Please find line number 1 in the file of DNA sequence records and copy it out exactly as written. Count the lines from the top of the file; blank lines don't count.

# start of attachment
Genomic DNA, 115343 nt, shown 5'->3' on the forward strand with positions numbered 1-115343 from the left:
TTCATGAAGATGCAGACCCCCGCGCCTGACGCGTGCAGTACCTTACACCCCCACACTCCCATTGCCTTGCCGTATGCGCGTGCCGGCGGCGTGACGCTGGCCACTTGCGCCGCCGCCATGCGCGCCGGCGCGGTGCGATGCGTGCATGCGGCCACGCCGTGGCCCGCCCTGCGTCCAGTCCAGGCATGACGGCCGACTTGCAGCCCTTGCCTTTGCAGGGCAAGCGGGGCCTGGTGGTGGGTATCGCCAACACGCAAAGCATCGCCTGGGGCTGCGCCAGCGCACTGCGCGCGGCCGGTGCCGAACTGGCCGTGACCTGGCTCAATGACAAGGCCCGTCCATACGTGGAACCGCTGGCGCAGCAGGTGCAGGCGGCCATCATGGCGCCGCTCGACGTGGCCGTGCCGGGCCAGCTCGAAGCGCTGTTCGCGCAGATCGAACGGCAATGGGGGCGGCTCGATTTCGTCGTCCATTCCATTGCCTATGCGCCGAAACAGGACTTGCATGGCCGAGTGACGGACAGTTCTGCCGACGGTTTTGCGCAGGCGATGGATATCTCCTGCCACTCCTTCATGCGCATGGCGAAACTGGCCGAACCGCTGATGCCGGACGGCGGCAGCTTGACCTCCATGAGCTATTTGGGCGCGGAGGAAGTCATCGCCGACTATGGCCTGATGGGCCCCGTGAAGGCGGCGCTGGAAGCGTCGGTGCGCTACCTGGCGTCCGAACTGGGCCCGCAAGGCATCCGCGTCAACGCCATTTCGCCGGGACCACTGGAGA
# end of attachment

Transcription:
Genomic DNA, 115343 nt, shown 5'->3' on the forward strand with positions numbered 1-115343 from the left: